In Japan, the term special tax measures
generally refers to tax incentives.
These can also be called tax preferences, tax benefits, and tax expenditures. Although the Ministry of Finance (MOF) constructs the list of special tax measures,
their scope seems to be narrower than that of tax expenditures in the United
States in terms of tax incentive policy. (See Pechman and
Kaizuka, 1976, p. 352
For a more comprehensive discussion of tax incentives in postwar Japan,
see Ishi, 1993, Ch. 3
These percentages fell drastically to between 1 percent and 2 percent in the 1970s. (See Ishi, 1989, Table 3.2, p. 43). Other revenue losses are those for the
promotion of individual saving and housing, the promotion of business saving
and investment, and the promotion of environmental quality.
Tax incentives for export promotion are often applied through indirect, not
direct, taxes, particularly in developing countries. For a general discussion, see F. Sanchez-Ugarte, 1987, pp. 267-269
The increased rate for deduction was 1.5 percent for trading firms and 7.5
percent for exports of plants.
A single manufacturing firm, however, showed 47.6, 51.0, 74.2, and 0 percent in four successive half-year accounting periods.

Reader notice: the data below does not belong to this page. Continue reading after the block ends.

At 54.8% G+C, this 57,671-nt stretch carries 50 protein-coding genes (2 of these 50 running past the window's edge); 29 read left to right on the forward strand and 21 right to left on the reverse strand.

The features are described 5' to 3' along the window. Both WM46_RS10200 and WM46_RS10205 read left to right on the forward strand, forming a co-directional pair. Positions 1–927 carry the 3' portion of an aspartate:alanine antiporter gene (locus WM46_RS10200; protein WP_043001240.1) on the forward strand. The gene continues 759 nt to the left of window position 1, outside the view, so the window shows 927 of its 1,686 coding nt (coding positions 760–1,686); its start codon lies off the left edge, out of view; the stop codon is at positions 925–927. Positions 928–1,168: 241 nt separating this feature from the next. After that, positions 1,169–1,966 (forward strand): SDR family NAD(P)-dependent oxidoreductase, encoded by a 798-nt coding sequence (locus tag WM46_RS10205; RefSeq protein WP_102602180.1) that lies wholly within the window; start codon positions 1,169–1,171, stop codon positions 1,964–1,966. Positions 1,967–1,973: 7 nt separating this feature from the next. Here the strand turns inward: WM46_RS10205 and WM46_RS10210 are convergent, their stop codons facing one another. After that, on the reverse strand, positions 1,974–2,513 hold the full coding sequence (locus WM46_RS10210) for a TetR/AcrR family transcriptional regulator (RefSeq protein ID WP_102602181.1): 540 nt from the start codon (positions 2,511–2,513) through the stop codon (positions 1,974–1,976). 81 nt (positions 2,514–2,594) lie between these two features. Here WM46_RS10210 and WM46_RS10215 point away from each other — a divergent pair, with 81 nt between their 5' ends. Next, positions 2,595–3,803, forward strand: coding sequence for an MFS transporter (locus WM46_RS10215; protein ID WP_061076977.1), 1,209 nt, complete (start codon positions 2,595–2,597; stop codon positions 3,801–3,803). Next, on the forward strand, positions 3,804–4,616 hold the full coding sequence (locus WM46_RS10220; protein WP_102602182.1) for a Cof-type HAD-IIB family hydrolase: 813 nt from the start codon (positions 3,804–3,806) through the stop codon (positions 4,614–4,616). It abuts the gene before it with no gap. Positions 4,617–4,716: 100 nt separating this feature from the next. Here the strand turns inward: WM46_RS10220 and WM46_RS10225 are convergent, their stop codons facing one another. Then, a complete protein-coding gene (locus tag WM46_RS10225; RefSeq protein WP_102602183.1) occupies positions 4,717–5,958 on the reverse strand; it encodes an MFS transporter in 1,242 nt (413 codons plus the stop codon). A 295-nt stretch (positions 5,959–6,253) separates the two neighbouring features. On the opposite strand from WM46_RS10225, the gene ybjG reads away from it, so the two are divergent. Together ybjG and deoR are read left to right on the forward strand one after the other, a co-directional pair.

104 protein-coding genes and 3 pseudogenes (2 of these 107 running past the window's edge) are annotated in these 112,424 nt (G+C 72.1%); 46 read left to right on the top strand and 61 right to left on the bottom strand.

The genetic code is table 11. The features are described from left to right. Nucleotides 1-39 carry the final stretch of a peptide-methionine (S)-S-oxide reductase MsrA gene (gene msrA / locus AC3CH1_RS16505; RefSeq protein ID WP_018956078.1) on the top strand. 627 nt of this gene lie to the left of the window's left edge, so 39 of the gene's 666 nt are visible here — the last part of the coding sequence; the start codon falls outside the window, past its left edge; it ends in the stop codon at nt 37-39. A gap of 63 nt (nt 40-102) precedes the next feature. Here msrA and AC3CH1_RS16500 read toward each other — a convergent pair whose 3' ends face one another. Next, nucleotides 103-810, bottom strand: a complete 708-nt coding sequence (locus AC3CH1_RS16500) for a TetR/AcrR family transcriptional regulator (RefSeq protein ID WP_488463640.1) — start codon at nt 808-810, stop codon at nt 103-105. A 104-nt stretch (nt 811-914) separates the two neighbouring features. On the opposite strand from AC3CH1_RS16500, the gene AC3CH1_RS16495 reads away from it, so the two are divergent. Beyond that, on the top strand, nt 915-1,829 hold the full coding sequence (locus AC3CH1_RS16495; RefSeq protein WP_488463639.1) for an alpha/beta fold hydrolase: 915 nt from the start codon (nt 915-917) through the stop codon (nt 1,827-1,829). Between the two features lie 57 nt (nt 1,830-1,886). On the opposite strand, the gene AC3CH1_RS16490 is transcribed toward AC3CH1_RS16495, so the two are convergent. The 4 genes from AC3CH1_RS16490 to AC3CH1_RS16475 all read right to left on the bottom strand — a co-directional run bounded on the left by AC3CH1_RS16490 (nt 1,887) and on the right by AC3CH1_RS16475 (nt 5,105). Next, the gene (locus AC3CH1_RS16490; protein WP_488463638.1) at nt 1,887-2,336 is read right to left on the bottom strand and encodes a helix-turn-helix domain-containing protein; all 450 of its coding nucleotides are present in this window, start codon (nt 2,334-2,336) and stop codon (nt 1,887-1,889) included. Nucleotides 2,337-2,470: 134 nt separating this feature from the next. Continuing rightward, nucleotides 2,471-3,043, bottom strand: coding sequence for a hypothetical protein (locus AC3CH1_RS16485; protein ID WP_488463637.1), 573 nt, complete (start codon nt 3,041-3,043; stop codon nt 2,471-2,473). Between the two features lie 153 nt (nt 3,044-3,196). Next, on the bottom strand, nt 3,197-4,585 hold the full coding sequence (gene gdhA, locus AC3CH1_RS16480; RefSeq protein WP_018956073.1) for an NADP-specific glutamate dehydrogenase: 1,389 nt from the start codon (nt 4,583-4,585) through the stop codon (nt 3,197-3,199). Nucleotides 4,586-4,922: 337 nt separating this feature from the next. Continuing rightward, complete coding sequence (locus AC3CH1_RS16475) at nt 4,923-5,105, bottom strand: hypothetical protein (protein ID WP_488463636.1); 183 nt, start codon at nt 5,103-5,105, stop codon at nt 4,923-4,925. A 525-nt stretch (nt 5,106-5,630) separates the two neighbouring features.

The Tax Advisory Commission, which is one of the most important organizations in assisting the formulation of tax policy and reform in Japan, was established by the prime minister in 1953. (For a comprehensive discussion of the Tax
Advisory Commission, see Ishi, 1993, Ch. 1
). The main function of the commission was to assess Japan's entire system, to formulate annual tax changes, and to
develop long-term tax policy.
Even among contracting parties that accepted Plan A in 1960, a number of
countries continued to employ a variety of export-promoting tax measures. For
example, there were the Western Hemisphere Trade Corporation, China Trade
Corporation, Export Trade Corporation in the United States, the Overseas Trade
Corporation or tax-sparing system in the United Kingdom, and special tax measures (e.g., accelerated depreciation, tax-free reserves) in West Germany, France, Canada, and Italy, all of which were equivalent to those in Japan.
The additional deduction was revived in 1962 with the minor amendment
that only the net income criterion could be used to calculate it.
Ackley, G., and
H. Ishi, 1976, "Fiscal, Monetary, and Related Policies," in
H. T. Patrick
H. Rosovsky, eds., Asia's New Giant ( Washington, DC, The Brookings Institution).
Bank of Japan, 1970, Economic Statistics Annual (Tokyo).
Economic Planning Agency, 1968, Annual Report of Observing Economic Fluctuations (in Japanese) (Tokyo).
General Agreement of Tariffs and Trade, 1958, Basic Instruments and Selected Documents, vol. 3., Text of the General Agreement (Geneva, November).
Ishi, H., 1993, The Japanese Tax System, 2nd ed. ( Oxford, Oxford University